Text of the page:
2021-22 NFL season recap

Zach King

The 102nd season of the National Football League (NFL) began on Sept. 9, 2021 in Tampa Bay, Fla. and ended on Feb. 13 in Inglewood, Calif. This iteration of the league’s famed history was full of rookie sensations, controversial calls, questionable decisions and nail-biting games throughout the season. 

The NFL was one of the few professional sports leagues to come out of the first year of COVID-19 relatively unscathed albeit a couple of rescheduled games. The league did not implement a vaccine mandate for its players but instead required daily testing for those who were unvaccinated and weekly testing for vaccinated players.

Many eyes were on the leagues’ incoming rookie class, particularly the five quarterbacks (QBs) picked during the first round of the NFL draft. This included Mac Jones who was picked 15th overall by the New England Patriots. Jones was the only rookie QB who made an impact on the league as he led his team to the playoffs and appeared in the Pro Bowl.

On the offensive side of this year’s rookie class, wide receivers (WRs) Ja’Marr Chase (Cincinnati Bengals) and Jaylen Waddle (Miami Dolphins) and tight end Kyle Pitts (Atlanta Falcons) immediately found connections with their QBs protected by the offensive line of rookies such as Rashawn Slater (Los Angeles Chargers) and Creed Humphrey (Kansas City Chiefs). This year’s rookie class had a ton of outstanding defensive talent as well. Linebackers Micah Parsons (Dallas Cowboys) and Nick Bolton (Kansas City Chiefs), as well as Defensive Backs Patrick Surtain II (Denver Broncos) and Jevon Holland (Miami Dolphins) all had fantastic seasons.

The 2021-2022 NFL season will be hard to forget due to its ​​abundance of fantastic games and intriguing storylines.

The NFL’s new round of head coaches, for the most part, stayed focused on rebuilding their organizations with hopes of making the playoffs in the future. Arthur Smith of the Atlanta Falcons, Dan Campbell of the Detroit Lions, David Culley of the Houston Texans and Robert Saleh of the New York Jets were all focused more on developing their newcomers this season. The Jacksonville Jaguars hired former University of Florida and Ohio State head coach, Urban Meyer, hoping he would bring his prior successes to the NFL. However, he was fired after only 13 games after reportedly abusing his own kicker. He was replaced by the team’s offensive coordinator Darrell Bevell, and the team finished the season 3-14 with first overall pick QB Trevor Lawrence at the helm.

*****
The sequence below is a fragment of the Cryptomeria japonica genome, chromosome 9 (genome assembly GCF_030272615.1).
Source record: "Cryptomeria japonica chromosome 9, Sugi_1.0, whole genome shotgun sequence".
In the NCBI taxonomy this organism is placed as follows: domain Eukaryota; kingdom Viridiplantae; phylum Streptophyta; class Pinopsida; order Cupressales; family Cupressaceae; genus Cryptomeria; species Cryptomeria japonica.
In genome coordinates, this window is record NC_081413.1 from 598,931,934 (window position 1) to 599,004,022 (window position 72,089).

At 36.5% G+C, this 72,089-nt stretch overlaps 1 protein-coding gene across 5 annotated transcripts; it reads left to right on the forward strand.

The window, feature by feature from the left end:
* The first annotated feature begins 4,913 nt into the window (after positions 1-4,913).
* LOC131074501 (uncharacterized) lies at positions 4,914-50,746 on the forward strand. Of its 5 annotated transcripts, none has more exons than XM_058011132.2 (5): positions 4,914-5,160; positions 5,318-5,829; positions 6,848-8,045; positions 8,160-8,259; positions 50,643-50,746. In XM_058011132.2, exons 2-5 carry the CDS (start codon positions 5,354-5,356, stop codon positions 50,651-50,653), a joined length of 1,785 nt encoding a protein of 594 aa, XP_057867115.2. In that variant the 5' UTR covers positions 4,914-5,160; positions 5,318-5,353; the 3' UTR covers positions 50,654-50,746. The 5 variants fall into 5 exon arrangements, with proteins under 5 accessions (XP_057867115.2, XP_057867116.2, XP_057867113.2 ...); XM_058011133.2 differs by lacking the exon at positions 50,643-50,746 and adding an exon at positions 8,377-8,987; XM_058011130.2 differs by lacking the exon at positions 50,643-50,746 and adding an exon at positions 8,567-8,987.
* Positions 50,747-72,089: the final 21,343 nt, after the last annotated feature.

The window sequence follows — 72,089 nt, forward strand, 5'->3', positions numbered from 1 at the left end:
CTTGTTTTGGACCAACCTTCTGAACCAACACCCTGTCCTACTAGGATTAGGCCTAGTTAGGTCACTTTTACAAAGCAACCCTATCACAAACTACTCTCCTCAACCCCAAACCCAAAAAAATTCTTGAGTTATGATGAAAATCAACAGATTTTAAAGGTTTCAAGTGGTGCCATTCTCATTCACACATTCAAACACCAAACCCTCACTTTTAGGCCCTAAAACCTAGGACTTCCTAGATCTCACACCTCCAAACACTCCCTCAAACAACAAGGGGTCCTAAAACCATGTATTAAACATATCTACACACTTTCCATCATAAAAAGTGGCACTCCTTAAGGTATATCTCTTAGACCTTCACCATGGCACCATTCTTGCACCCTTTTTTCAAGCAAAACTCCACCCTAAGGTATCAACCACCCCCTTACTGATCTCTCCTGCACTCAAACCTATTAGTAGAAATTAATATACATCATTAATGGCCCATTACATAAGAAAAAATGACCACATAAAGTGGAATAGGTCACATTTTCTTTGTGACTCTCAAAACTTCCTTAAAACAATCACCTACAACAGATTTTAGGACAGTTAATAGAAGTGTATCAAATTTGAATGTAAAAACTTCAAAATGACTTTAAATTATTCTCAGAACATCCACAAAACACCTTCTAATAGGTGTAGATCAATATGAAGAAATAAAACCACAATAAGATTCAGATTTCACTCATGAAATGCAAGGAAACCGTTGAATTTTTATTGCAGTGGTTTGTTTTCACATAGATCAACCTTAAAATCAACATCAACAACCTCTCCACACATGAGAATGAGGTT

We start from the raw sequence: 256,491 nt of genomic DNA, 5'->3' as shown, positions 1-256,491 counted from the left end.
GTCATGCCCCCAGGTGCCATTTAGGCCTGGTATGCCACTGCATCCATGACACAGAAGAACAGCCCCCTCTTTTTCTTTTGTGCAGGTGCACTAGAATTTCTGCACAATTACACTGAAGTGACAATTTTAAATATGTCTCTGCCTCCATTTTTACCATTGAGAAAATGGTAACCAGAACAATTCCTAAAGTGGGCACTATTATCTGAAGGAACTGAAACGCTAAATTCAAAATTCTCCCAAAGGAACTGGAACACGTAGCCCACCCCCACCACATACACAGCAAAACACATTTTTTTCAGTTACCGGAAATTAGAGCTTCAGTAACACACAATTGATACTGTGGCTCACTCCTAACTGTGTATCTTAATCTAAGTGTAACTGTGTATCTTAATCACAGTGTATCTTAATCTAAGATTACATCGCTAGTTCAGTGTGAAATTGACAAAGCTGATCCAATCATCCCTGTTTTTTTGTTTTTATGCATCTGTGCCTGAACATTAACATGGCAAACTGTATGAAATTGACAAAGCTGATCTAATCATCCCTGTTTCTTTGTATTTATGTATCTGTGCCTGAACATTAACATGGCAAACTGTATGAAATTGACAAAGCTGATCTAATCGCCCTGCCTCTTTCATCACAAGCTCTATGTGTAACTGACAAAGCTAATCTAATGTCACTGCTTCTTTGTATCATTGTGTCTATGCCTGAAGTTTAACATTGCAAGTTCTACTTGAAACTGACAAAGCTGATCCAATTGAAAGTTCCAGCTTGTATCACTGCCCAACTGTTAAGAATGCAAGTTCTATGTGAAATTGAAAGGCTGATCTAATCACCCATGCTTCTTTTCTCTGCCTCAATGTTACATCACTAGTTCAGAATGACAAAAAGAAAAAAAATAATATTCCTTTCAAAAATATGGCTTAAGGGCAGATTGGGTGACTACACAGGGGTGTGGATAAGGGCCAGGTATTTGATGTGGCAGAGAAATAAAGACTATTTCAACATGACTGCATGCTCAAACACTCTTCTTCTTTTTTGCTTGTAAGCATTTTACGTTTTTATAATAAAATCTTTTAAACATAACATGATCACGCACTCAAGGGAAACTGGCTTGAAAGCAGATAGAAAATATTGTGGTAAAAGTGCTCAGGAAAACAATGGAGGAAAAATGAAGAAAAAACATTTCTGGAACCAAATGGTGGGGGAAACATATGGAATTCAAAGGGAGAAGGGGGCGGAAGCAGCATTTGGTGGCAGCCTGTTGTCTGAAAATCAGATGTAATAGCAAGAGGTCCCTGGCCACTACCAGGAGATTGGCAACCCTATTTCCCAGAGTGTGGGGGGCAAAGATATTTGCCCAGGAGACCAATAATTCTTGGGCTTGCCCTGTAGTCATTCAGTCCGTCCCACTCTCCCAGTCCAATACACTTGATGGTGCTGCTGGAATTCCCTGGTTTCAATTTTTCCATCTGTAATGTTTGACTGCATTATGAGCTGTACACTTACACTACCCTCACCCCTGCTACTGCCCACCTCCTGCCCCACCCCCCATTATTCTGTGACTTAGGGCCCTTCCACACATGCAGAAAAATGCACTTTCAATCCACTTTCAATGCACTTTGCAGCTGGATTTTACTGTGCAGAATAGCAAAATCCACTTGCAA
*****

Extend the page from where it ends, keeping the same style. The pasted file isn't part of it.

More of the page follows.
In the National Football Conference (NFC), teams battled through competitive divisions and even more cutthroat games. The NFC West, in particular, saw the most success out of any division this year, going a combined 40-28 record and sending three teams to the playoffs. The Los Angeles Rams (12-5), fresh off their blockbuster trade with the Lions for QB Matthew Stafford, continued to bolster up their squad throughout the year with additions such as WR Odell Beckham Jr. and veteran Linebacker Von Miller. The Rams lost their last game of the regular season to the red-hot and playoff-bound San Francisco 49ers (10-7), but they still won the division over the Arizona Cardinals (11-6).

Elsewhere in the conference, the Green Bay Packers (13-4) and Dallas Cowboys (12-5) both won their divisions with ease. The Packers, in particular, gained the number one seed. The NFC South’s only playoff representative was the division-winning Tampa Bay Buccaneers (13-4), while the up-and-coming Philadelphia Eagles (9-8) nabbed the conference’s 7th seed.